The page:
Saturday, October 4, 2008

Ophelia Tours

I've just come to learn about these 19th century Ophelia Tours, in which the women in the asylums were dressed as Ophelia in long dresses and flowers, and visitors could buy a ticket and walk through to see all the beautifully, "mad" women in their cages. I'll admit that I'm guilty of glamorizing tragedy in my writing and whatnot, but this is just too much!

There's not a lot about this on the internet, but I did come across this:

This is Dr. Hugh Diamond's photograph of a young female patient taken during the 1850's in an asylum for the insane. The image, reproduced by Elaine Showalter in "Representing Ophelia," is Plate 32 in The Face of Madness: Hugh W. Diamond and the Origin of Psychiatric Photography, ed. Sander Gilman. The image of the sexually obsessed Ophelia had so thoroughly saturated the popular imagination that the fictional character and the real madwoman had become one, as in this photograph where the young woman has been garlanded in flowers and leaves for her portrait.

"The iconography of the Romantic Ophelia" was so fixed in nineteenth-century culture that, according to Showalter, one way for a young woman to express her psychological anguish was to imitate Ophelia, and "where the women themselves did not willingly throw themselves into Ophelia-like postures, asylum superintendents, armed with the new technology of photography, imposed the costume, gesture, props, and expression of Ophelia upon them" (86). As Oscar Wilde had observed, life imitates art--at least in the incident of this young woman.


goooooood girl said...

Very fine......

almostgotit said...

We still do this, of course. It's all about marketing..

Perhaps the romanticized mad woman was at least more attractive than the unwashed, gibbering one? And perhaps the asylum could garner more community support (or funding) this way?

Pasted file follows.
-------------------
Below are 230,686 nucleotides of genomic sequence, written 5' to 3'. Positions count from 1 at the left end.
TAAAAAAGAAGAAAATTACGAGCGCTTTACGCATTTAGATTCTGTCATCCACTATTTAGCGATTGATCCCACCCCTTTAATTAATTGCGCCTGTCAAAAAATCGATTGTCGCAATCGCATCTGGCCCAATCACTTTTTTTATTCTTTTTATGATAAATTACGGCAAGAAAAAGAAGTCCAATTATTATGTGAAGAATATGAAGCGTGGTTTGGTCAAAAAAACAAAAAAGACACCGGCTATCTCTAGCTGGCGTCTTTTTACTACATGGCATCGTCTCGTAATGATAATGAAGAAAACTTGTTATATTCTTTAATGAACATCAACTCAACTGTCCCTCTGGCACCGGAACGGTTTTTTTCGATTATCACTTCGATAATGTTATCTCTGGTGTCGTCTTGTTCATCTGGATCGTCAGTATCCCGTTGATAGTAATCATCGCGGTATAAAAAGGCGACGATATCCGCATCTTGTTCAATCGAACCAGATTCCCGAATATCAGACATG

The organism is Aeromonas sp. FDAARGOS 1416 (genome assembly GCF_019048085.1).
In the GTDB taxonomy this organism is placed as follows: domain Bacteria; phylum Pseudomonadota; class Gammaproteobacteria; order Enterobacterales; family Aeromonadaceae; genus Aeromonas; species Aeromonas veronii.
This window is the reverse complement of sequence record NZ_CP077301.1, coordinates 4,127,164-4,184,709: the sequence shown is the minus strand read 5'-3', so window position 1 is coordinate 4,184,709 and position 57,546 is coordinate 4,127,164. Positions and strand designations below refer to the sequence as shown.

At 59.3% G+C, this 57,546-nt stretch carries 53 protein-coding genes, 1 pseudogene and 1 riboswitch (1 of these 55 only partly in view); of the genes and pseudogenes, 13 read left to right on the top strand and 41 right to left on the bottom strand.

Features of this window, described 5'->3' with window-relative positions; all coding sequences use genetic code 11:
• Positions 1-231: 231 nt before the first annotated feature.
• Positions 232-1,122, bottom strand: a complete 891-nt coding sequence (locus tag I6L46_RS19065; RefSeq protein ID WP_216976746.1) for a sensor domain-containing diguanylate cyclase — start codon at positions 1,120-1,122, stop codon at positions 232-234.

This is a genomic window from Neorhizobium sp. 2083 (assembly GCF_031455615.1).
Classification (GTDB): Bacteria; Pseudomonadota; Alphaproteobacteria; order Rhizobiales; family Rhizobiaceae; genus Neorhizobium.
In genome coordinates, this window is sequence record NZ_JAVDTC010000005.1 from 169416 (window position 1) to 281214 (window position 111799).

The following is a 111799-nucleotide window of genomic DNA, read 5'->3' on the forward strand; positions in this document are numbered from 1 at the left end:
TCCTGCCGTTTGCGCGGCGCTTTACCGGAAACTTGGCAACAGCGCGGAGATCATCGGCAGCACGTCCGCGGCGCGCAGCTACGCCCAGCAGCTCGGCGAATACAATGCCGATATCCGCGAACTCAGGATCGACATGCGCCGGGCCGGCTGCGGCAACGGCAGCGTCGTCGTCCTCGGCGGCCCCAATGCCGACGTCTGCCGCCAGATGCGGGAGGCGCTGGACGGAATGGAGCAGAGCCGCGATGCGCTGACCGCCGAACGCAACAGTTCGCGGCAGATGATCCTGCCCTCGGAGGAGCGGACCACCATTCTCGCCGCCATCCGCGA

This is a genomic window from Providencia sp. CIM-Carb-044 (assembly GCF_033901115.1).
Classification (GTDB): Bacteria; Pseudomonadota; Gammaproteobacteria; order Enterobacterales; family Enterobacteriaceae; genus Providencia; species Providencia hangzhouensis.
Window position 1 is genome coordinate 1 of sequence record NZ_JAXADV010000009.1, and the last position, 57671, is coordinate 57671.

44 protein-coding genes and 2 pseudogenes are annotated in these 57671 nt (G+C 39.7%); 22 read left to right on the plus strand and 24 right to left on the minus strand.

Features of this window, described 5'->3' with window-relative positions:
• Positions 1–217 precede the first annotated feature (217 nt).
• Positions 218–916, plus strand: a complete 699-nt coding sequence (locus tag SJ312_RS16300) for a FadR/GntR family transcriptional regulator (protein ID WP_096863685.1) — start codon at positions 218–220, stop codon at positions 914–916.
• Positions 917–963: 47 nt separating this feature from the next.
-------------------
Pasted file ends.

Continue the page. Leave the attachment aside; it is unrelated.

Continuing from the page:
The socially-bound manifestation of mental (and physical) illness also continues to this day. There was a time when women suffered "hysteria" (yes, comes from the word meaning "womb") in pretty stereotypical ways, too. Nor was it an acting job... women really DID suffer from "hysteria."

As for morning sickness? I can vouch for the fact that it is REAL, having experienced it myself, but by all reports, morning sickness is a modern phenomenon.

ADHD is another current diagnosis, which didn't really exist before this generation. Hmm...

Patti said...

Wow. This is fascinating... can you imagine if they tried that today??
Thanks for the peek into history,

Nicorpse said...

Sexually obsessed? Did you know that doctors used to sexually abuse the patients! This girl was probably merely a victim, they dressed everyone up and sold them like circus freaks. 90% of the girls were not even near insanity, but simply depressed. Asylums didn't help much at all. All those doctors cared about was sex and money. They held them for as long as they disired! Women came out with Post Traumatic Stress disorder; they came out a million times more mentally fucked than when they went in!